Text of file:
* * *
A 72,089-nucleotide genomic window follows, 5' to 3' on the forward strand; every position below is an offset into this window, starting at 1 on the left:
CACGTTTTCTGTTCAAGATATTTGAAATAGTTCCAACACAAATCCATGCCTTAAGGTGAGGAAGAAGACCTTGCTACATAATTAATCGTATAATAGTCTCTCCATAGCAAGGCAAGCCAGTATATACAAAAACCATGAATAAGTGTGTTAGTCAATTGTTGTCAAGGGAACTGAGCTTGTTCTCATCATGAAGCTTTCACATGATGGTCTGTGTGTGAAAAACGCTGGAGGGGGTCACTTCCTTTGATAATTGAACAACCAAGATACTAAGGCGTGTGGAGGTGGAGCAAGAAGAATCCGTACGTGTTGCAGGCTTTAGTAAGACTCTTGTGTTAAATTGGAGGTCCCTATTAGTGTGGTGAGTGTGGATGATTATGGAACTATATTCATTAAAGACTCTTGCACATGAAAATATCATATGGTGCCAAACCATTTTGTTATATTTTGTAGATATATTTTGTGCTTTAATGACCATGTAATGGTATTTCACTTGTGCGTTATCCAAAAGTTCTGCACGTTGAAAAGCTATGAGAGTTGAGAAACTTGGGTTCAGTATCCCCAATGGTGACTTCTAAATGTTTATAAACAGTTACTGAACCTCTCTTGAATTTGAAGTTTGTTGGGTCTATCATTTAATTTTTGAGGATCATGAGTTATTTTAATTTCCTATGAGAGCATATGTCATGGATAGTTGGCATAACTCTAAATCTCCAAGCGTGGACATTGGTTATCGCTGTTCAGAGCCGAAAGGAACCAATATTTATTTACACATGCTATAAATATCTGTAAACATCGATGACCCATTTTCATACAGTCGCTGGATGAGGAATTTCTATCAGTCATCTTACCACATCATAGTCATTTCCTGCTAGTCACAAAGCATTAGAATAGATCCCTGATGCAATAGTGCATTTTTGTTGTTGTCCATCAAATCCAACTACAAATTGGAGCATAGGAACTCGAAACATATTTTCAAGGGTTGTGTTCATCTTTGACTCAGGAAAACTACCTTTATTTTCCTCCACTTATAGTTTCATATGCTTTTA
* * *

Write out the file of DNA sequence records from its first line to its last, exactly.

A 72,089-nucleotide genomic window follows, 5' to 3' on the forward strand; every position below is an offset into this window, starting at 1 on the left:
CACGTTTTCTGTTCAAGATATTTGAAATAGTTCCAACACAAATCCATGCCTTAAGGTGAGGAAGAAGACCTTGCTACATAATTAATCGTATAATAGTCTCTCCATAGCAAGGCAAGCCAGTATATACAAAAACCATGAATAAGTGTGTTAGTCAATTGTTGTCAAGGGAACTGAGCTTGTTCTCATCATGAAGCTTTCACATGATGGTCTGTGTGTGAAAAACGCTGGAGGGGGTCACTTCCTTTGATAATTGAACAACCAAGATACTAAGGCGTGTGGAGGTGGAGCAAGAAGAATCCGTACGTGTTGCAGGCTTTAGTAAGACTCTTGTGTTAAATTGGAGGTCCCTATTAGTGTGGTGAGTGTGGATGATTATGGAACTATATTCATTAAAGACTCTTGCACATGAAAATATCATATGGTGCCAAACCATTTTGTTATATTTTGTAGATATATTTTGTGCTTTAATGACCATGTAATGGTATTTCACTTGTGCGTTATCCAAAAGTTCTGCACGTTGAAAAGCTATGAGAGTTGAGAAACTTGGGTTCAGTATCCCCAATGGTGACTTCTAAATGTTTATAAACAGTTACTGAACCTCTCTTGAATTTGAAGTTTGTTGGGTCTATCATTTAATTTTTGAGGATCATGAGTTATTTTAATTTCCTATGAGAGCATATGTCATGGATAGTTGGCATAACTCTAAATCTCCAAGCGTGGACATTGGTTATCGCTGTTCAGAGCCGAAAGGAACCAATATTTATTTACACATGCTATAAATATCTGTAAACATCGATGACCCATTTTCATACAGTCGCTGGATGAGGAATTTCTATCAGTCATCTTACCACATCATAGTCATTTCCTGCTAGTCACAAAGCATTAGAATAGATCCCTGATGCAATAGTGCATTTTTGTTGTTGTCCATCAAATCCAACTACAAATTGGAGCATAGGAACTCGAAACATATTTTCAAGGGTTGTGTTCATCTTTGACTCAGGAAAACTACCTTTATTTTCCTCCACTTATAGTTTCATATGCTTTTA